Buying outside of wedlock? Experts say choose your partner carefully

by Jason Porterfield

Joining forces with friends, family members or a romantic partner to buy a home carries risks and benefits for all parties involved. Ben McKillop, branch manager at Mortgage Network, sees obvious advantages to people jointly buying a home. For investment properties, it’s all about the debt-to-income ratio.

“It strengthens their purchasing power,” McKillop said. “Because of the debt-to-income ratio in order to qualify for a higher loan amount or higher purchase price a lot of times you need multiple people in order to make that income work.”

McKillop sees people teaming up to buy primary residence homes most frequently in Boston, where the cost of buying a $500,000 condo can be prohibitively high for first-time homebuyers. Parents often join with recent medical school graduates to help them make a purchase that will put them near the city’s hospitals.

He cautioned that choosing the right partner is the key to avoiding pitfalls, but there are always risks. Situations become convoluted if both partners are not on the same page.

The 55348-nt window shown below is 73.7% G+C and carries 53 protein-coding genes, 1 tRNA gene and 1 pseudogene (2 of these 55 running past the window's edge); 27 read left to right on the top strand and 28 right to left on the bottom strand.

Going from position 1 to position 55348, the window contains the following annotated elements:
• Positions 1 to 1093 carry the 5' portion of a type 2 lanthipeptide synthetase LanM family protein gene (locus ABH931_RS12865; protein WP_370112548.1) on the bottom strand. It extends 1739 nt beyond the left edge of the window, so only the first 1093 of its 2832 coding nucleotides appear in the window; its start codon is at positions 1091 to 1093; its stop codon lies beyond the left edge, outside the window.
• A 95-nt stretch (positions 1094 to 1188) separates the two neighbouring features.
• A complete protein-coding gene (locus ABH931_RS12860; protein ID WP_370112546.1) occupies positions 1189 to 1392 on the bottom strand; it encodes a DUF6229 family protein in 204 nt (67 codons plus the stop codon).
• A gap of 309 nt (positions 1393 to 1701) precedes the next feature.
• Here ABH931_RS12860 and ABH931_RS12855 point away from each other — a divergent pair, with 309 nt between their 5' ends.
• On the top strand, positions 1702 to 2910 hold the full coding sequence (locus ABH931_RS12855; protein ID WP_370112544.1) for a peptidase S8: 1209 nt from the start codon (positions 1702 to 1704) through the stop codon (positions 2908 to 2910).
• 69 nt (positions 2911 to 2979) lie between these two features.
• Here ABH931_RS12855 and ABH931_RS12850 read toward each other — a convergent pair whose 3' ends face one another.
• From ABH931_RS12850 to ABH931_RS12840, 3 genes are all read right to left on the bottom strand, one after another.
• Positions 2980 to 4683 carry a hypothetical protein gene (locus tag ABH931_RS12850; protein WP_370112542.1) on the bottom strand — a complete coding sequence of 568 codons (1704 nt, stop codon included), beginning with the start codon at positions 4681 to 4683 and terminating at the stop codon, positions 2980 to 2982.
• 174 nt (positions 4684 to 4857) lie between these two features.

“Some of the unforeseen circumstances end up being one person runs into some sort of financial issues where they are forced to sell or they need to tap that equity and the other partner might not want to,” McKillop said. “Then it becomes a situation of whether one can buy out the other. Well, do they qualify?”

A partner who is financially stronger than the other may be able to qualify on their own and a buyout can be arranged. At that point, the mortgage is refinanced into that partner’s name as a “cash out refinance” so that the other partner can be paid the agreed-upon amount.

In McKillop’s experience, the most common way to dissolve such partnerships is for one party to buy the other out, if they qualify for financing, or for both parties to sell the home and split the proceeds. In situations in which parents help their children buy homes, the decision to dissolve the partnership often comes when the recent graduates start earning more.

“The parent co-signs and then what we see is all of a sudden one of them may get promoted to be the head of the ER, their salary jumps 300 grand a year,” McKillop says. “What what they typically do is call us and say, ‘look, I want to refinance and let my dad off so I can free him to do what he needs to do.”

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